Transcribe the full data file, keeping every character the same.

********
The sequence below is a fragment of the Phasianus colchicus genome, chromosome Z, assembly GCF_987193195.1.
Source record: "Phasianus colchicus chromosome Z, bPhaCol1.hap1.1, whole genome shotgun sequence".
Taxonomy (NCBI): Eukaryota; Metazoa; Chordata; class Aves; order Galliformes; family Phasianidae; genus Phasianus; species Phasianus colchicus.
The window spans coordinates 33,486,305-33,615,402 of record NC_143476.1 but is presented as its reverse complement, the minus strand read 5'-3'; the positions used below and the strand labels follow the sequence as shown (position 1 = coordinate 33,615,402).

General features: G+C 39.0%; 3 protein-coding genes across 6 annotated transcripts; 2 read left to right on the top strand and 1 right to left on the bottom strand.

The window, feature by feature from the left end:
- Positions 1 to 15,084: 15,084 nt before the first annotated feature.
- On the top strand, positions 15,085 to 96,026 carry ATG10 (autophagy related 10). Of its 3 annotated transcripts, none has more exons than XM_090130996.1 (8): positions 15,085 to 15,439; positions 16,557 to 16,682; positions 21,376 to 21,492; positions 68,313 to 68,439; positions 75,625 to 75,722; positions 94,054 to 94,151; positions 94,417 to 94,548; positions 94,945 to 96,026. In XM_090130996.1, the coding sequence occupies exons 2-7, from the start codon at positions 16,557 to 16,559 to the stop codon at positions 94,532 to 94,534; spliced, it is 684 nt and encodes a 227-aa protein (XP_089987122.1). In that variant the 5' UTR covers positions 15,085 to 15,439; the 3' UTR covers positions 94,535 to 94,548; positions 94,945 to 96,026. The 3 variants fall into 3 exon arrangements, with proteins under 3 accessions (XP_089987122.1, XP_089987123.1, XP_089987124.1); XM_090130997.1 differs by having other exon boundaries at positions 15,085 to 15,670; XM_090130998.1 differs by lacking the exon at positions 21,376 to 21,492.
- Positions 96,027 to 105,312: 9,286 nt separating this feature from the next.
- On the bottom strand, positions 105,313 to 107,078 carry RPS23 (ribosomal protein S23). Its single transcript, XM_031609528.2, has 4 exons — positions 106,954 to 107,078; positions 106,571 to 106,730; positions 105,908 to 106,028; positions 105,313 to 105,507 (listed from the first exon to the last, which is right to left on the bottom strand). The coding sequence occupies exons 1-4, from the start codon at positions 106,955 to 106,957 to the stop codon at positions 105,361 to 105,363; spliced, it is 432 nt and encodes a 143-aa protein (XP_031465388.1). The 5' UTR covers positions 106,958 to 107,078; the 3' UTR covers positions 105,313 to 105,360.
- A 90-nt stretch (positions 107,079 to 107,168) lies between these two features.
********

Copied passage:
The sequence below is a fragment of the Phasianus colchicus genome, chromosome Z, assembly GCF_987193195.1.
Source record: "Phasianus colchicus chromosome Z, bPhaCol1.hap1.1, whole genome shotgun sequence".
Taxonomy (NCBI): Eukaryota; Metazoa; Chordata; class Aves; order Galliformes; family Phasianidae; genus Phasianus; species Phasianus colchicus.
The window spans coordinates 33,486,305-33,615,402 of record NC_143476.1 but is presented as its reverse complement, the minus strand read 5'-3'; the positions used below and the strand labels follow the sequence as shown (position 1 = coordinate 33,615,402).

General features: G+C 39.0%; 3 protein-coding genes across 6 annotated transcripts; 2 read left to right on the top strand and 1 right to left on the bottom strand.

The window, feature by feature from the left end:
- Positions 1 to 15,084: 15,084 nt before the first annotated feature.
- On the top strand, positions 15,085 to 96,026 carry ATG10 (autophagy related 10). Of its 3 annotated transcripts, none has more exons than XM_090130996.1 (8): positions 15,085 to 15,439; positions 16,557 to 16,682; positions 21,376 to 21,492; positions 68,313 to 68,439; positions 75,625 to 75,722; positions 94,054 to 94,151; positions 94,417 to 94,548; positions 94,945 to 96,026. In XM_090130996.1, the coding sequence occupies exons 2-7, from the start codon at positions 16,557 to 16,559 to the stop codon at positions 94,532 to 94,534; spliced, it is 684 nt and encodes a 227-aa protein (XP_089987122.1). In that variant the 5' UTR covers positions 15,085 to 15,439; the 3' UTR covers positions 94,535 to 94,548; positions 94,945 to 96,026. The 3 variants fall into 3 exon arrangements, with proteins under 3 accessions (XP_089987122.1, XP_089987123.1, XP_089987124.1); XM_090130997.1 differs by having other exon boundaries at positions 15,085 to 15,670; XM_090130998.1 differs by lacking the exon at positions 21,376 to 21,492.
- Positions 96,027 to 105,312: 9,286 nt separating this feature from the next.
- On the bottom strand, positions 105,313 to 107,078 carry RPS23 (ribosomal protein S23). Its single transcript, XM_031609528.2, has 4 exons — positions 106,954 to 107,078; positions 106,571 to 106,730; positions 105,908 to 106,028; positions 105,313 to 105,507 (listed from the first exon to the last, which is right to left on the bottom strand). The coding sequence occupies exons 1-4, from the start codon at positions 106,955 to 106,957 to the stop codon at positions 105,361 to 105,363; spliced, it is 432 nt and encodes a 143-aa protein (XP_031465388.1). The 5' UTR covers positions 106,958 to 107,078; the 3' UTR covers positions 105,313 to 105,360.
- A 90-nt stretch (positions 107,079 to 107,168) lies between these two features.